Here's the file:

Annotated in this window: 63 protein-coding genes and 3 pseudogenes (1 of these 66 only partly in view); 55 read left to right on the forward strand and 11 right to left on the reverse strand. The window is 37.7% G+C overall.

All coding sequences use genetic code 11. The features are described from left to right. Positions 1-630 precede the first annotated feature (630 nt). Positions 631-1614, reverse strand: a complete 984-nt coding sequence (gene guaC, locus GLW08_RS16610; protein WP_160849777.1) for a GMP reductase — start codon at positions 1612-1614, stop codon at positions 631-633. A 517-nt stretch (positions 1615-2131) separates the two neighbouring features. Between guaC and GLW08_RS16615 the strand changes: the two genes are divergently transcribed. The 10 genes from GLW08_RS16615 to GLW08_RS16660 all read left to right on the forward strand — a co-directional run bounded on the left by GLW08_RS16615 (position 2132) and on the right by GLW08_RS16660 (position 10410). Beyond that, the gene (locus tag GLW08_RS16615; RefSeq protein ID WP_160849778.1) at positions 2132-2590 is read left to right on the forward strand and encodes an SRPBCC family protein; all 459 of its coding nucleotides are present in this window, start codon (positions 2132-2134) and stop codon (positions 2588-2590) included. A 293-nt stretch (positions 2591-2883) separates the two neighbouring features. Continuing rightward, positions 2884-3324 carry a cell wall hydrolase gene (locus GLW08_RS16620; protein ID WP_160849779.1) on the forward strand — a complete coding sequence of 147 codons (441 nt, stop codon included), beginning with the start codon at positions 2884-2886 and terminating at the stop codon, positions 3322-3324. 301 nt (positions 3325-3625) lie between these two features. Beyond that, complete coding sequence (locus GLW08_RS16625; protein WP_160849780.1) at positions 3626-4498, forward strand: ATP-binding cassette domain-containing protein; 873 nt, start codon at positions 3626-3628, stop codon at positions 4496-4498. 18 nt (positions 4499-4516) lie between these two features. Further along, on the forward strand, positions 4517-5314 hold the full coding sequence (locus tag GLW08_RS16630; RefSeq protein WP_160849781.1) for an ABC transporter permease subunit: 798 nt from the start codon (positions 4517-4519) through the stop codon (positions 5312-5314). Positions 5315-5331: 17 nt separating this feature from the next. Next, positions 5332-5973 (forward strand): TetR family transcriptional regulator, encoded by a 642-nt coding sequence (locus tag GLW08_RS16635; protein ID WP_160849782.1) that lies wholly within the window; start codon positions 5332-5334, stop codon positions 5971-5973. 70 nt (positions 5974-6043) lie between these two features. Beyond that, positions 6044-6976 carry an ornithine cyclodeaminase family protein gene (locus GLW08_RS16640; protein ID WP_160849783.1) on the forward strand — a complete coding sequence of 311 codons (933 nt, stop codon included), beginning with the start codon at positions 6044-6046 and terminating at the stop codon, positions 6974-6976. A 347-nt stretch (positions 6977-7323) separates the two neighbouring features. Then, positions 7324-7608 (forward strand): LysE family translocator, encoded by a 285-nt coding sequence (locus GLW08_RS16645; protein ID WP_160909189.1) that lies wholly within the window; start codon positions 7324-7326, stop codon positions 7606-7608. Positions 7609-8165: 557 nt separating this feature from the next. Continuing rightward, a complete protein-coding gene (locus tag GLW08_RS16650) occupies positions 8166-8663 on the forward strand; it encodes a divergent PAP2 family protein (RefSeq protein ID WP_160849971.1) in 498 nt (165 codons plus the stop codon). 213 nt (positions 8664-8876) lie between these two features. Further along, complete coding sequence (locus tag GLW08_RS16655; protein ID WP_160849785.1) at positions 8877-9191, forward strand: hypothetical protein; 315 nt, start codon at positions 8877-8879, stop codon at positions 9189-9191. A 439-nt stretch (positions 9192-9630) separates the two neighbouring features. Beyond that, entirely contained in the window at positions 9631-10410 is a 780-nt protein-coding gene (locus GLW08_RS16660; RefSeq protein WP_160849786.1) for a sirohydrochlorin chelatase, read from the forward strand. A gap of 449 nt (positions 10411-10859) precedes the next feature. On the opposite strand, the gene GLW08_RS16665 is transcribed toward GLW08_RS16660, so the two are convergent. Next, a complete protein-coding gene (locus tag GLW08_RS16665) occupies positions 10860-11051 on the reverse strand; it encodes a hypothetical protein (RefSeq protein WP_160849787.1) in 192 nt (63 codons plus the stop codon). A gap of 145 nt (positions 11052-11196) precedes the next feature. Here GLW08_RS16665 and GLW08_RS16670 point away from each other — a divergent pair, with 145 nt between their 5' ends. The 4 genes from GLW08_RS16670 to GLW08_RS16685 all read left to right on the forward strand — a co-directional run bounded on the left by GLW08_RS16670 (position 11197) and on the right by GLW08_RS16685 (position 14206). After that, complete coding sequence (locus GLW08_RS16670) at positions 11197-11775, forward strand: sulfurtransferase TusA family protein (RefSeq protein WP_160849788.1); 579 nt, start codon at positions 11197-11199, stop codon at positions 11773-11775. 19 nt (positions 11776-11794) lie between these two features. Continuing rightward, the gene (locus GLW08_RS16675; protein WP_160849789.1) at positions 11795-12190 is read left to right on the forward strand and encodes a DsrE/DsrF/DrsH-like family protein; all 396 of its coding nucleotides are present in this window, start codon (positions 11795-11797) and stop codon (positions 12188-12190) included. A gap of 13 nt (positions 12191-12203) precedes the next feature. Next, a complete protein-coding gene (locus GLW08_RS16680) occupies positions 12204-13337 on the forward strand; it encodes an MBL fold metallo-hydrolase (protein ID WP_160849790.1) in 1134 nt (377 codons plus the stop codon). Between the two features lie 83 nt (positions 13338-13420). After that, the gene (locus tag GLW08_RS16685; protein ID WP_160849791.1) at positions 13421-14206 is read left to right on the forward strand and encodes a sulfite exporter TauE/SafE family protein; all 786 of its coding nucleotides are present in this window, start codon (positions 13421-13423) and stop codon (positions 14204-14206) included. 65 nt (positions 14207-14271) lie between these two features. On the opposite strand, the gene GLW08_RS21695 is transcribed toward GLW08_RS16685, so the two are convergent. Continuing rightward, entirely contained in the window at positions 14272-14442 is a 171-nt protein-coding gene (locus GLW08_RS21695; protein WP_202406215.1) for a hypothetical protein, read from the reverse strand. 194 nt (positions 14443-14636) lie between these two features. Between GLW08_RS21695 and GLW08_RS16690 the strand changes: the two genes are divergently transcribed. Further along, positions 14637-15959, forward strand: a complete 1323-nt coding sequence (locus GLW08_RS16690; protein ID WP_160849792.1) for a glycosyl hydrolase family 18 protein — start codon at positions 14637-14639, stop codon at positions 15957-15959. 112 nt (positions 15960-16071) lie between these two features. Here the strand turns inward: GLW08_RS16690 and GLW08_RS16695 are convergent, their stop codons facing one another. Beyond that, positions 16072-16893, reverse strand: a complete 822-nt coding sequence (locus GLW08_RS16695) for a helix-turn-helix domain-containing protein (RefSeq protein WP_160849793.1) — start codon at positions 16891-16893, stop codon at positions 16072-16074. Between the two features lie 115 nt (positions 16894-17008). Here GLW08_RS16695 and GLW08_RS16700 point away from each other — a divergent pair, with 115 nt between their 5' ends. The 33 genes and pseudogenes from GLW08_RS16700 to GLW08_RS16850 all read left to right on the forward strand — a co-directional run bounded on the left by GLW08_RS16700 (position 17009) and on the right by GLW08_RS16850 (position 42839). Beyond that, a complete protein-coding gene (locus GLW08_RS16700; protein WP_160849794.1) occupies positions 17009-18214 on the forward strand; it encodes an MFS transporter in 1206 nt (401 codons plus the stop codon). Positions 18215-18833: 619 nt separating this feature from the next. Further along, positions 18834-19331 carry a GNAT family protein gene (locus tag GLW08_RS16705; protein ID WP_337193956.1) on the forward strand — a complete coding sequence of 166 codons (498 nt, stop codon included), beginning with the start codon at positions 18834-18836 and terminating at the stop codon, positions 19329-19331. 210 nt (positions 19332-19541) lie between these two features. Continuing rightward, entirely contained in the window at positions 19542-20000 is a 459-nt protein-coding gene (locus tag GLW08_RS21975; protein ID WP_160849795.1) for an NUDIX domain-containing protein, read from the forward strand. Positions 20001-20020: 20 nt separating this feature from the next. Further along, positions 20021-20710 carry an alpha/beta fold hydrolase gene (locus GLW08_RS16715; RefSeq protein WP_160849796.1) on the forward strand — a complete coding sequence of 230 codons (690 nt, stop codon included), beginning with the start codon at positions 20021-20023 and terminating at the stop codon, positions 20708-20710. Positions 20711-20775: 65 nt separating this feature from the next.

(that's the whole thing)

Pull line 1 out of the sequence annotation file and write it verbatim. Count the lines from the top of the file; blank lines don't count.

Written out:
Annotated in this window: 63 protein-coding genes and 3 pseudogenes (1 of these 66 only partly in view); 55 read left to right on the forward strand and 11 right to left on the reverse strand. The window is 37.7% G+C overall.